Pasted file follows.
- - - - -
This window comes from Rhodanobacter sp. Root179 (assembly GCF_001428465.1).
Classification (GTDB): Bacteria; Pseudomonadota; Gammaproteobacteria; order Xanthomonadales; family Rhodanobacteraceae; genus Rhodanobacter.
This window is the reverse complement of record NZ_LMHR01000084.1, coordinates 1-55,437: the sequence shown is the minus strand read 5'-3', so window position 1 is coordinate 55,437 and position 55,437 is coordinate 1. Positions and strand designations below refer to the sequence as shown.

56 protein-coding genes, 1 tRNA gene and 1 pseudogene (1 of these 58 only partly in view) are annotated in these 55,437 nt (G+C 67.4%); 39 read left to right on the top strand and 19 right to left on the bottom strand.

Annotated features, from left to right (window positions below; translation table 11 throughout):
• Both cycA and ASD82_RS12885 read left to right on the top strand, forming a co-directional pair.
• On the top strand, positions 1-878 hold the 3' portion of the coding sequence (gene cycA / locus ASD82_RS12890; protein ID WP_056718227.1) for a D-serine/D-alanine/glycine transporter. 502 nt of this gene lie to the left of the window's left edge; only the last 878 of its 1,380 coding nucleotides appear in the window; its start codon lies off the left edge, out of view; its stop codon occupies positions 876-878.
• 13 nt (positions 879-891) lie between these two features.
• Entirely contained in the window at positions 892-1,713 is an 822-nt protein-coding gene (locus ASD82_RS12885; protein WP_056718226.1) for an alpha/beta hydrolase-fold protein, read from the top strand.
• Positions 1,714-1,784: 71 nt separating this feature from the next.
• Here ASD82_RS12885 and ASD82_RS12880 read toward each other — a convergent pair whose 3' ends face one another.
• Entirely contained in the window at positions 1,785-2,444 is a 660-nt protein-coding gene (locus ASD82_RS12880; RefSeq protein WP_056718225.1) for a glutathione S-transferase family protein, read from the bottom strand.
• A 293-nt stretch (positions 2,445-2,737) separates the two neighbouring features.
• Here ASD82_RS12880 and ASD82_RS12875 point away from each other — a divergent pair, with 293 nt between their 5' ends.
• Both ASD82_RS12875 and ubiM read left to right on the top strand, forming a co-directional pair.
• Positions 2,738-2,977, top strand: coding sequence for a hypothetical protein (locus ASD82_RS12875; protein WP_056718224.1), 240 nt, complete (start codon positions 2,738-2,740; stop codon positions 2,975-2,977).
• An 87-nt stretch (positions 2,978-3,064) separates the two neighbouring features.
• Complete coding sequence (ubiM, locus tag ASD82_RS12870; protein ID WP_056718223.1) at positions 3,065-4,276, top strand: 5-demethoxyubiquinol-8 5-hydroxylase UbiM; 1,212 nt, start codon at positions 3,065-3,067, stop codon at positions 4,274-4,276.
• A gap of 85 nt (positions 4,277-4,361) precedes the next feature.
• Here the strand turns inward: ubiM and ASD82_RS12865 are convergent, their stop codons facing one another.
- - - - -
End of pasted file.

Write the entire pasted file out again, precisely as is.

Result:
This window comes from Rhodanobacter sp. Root179 (assembly GCF_001428465.1).
Classification (GTDB): Bacteria; Pseudomonadota; Gammaproteobacteria; order Xanthomonadales; family Rhodanobacteraceae; genus Rhodanobacter.
This window is the reverse complement of record NZ_LMHR01000084.1, coordinates 1-55,437: the sequence shown is the minus strand read 5'-3', so window position 1 is coordinate 55,437 and position 55,437 is coordinate 1. Positions and strand designations below refer to the sequence as shown.

56 protein-coding genes, 1 tRNA gene and 1 pseudogene (1 of these 58 only partly in view) are annotated in these 55,437 nt (G+C 67.4%); 39 read left to right on the top strand and 19 right to left on the bottom strand.

Annotated features, from left to right (window positions below; translation table 11 throughout):
• Both cycA and ASD82_RS12885 read left to right on the top strand, forming a co-directional pair.
• On the top strand, positions 1-878 hold the 3' portion of the coding sequence (gene cycA / locus ASD82_RS12890; protein ID WP_056718227.1) for a D-serine/D-alanine/glycine transporter. 502 nt of this gene lie to the left of the window's left edge; only the last 878 of its 1,380 coding nucleotides appear in the window; its start codon lies off the left edge, out of view; its stop codon occupies positions 876-878.
• 13 nt (positions 879-891) lie between these two features.
• Entirely contained in the window at positions 892-1,713 is an 822-nt protein-coding gene (locus ASD82_RS12885; protein WP_056718226.1) for an alpha/beta hydrolase-fold protein, read from the top strand.
• Positions 1,714-1,784: 71 nt separating this feature from the next.
• Here ASD82_RS12885 and ASD82_RS12880 read toward each other — a convergent pair whose 3' ends face one another.
• Entirely contained in the window at positions 1,785-2,444 is a 660-nt protein-coding gene (locus ASD82_RS12880; RefSeq protein WP_056718225.1) for a glutathione S-transferase family protein, read from the bottom strand.
• A 293-nt stretch (positions 2,445-2,737) separates the two neighbouring features.
• Here ASD82_RS12880 and ASD82_RS12875 point away from each other — a divergent pair, with 293 nt between their 5' ends.
• Both ASD82_RS12875 and ubiM read left to right on the top strand, forming a co-directional pair.
• Positions 2,738-2,977, top strand: coding sequence for a hypothetical protein (locus ASD82_RS12875; protein WP_056718224.1), 240 nt, complete (start codon positions 2,738-2,740; stop codon positions 2,975-2,977).
• An 87-nt stretch (positions 2,978-3,064) separates the two neighbouring features.
• Complete coding sequence (ubiM, locus tag ASD82_RS12870; protein ID WP_056718223.1) at positions 3,065-4,276, top strand: 5-demethoxyubiquinol-8 5-hydroxylase UbiM; 1,212 nt, start codon at positions 3,065-3,067, stop codon at positions 4,274-4,276.
• A gap of 85 nt (positions 4,277-4,361) precedes the next feature.
• Here the strand turns inward: ubiM and ASD82_RS12865 are convergent, their stop codons facing one another.